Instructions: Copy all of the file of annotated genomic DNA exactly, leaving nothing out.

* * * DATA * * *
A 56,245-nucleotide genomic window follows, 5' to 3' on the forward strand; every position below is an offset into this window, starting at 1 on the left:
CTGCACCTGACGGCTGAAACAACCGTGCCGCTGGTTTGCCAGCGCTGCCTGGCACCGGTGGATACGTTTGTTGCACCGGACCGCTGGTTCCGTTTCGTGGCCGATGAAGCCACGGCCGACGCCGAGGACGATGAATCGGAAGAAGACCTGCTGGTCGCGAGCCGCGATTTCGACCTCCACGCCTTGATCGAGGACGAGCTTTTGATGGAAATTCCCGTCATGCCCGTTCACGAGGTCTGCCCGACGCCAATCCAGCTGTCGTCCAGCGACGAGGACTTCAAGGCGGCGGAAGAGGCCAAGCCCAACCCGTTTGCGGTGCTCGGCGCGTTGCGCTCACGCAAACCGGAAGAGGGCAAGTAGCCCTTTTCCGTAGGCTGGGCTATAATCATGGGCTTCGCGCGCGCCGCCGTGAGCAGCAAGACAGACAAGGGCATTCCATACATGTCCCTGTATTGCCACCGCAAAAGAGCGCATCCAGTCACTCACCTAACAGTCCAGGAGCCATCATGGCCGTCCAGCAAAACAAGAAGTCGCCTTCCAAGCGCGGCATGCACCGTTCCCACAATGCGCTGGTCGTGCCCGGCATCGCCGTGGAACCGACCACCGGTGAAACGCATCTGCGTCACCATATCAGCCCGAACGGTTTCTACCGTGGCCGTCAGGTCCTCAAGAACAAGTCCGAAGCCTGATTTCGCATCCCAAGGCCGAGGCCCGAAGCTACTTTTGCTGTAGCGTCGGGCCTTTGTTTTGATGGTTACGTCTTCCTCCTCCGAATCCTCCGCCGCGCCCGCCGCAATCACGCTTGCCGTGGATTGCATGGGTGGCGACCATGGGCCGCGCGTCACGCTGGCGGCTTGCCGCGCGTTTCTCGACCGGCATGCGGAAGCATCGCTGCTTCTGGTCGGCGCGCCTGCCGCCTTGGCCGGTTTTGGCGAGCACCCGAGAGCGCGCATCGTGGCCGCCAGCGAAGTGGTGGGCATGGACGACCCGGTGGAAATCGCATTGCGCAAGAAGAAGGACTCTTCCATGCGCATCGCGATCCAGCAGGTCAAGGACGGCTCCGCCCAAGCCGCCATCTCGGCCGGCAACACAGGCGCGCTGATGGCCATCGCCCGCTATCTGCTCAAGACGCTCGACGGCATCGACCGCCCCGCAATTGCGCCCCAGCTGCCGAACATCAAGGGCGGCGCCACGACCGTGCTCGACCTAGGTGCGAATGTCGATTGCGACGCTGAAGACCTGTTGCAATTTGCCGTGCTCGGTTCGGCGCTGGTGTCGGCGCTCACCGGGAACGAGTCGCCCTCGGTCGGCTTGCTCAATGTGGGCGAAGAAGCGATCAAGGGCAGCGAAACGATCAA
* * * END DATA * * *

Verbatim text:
A 56,245-nucleotide genomic window follows, 5' to 3' on the forward strand; every position below is an offset into this window, starting at 1 on the left:
CTGCACCTGACGGCTGAAACAACCGTGCCGCTGGTTTGCCAGCGCTGCCTGGCACCGGTGGATACGTTTGTTGCACCGGACCGCTGGTTCCGTTTCGTGGCCGATGAAGCCACGGCCGACGCCGAGGACGATGAATCGGAAGAAGACCTGCTGGTCGCGAGCCGCGATTTCGACCTCCACGCCTTGATCGAGGACGAGCTTTTGATGGAAATTCCCGTCATGCCCGTTCACGAGGTCTGCCCGACGCCAATCCAGCTGTCGTCCAGCGACGAGGACTTCAAGGCGGCGGAAGAGGCCAAGCCCAACCCGTTTGCGGTGCTCGGCGCGTTGCGCTCACGCAAACCGGAAGAGGGCAAGTAGCCCTTTTCCGTAGGCTGGGCTATAATCATGGGCTTCGCGCGCGCCGCCGTGAGCAGCAAGACAGACAAGGGCATTCCATACATGTCCCTGTATTGCCACCGCAAAAGAGCGCATCCAGTCACTCACCTAACAGTCCAGGAGCCATCATGGCCGTCCAGCAAAACAAGAAGTCGCCTTCCAAGCGCGGCATGCACCGTTCCCACAATGCGCTGGTCGTGCCCGGCATCGCCGTGGAACCGACCACCGGTGAAACGCATCTGCGTCACCATATCAGCCCGAACGGTTTCTACCGTGGCCGTCAGGTCCTCAAGAACAAGTCCGAAGCCTGATTTCGCATCCCAAGGCCGAGGCCCGAAGCTACTTTTGCTGTAGCGTCGGGCCTTTGTTTTGATGGTTACGTCTTCCTCCTCCGAATCCTCCGCCGCGCCCGCCGCAATCACGCTTGCCGTGGATTGCATGGGTGGCGACCATGGGCCGCGCGTCACGCTGGCGGCTTGCCGCGCGTTTCTCGACCGGCATGCGGAAGCATCGCTGCTTCTGGTCGGCGCGCCTGCCGCCTTGGCCGGTTTTGGCGAGCACCCGAGAGCGCGCATCGTGGCCGCCAGCGAAGTGGTGGGCATGGACGACCCGGTGGAAATCGCATTGCGCAAGAAGAAGGACTCTTCCATGCGCATCGCGATCCAGCAGGTCAAGGACGGCTCCGCCCAAGCCGCCATCTCGGCCGGCAACACAGGCGCGCTGATGGCCATCGCCCGCTATCTGCTCAAGACGCTCGACGGCATCGACCGCCCCGCAATTGCGCCCCAGCTGCCGAACATCAAGGGCGGCGCCACGACCGTGCTCGACCTAGGTGCGAATGTCGATTGCGACGCTGAAGACCTGTTGCAATTTGCCGTGCTCGGTTCGGCGCTGGTGTCGGCGCTCACCGGGAACGAGTCGCCCTCGGTCGGCTTGCTCAATGTGGGCGAAGAAGCGATCAAGGGCAGCGAAACGATCAA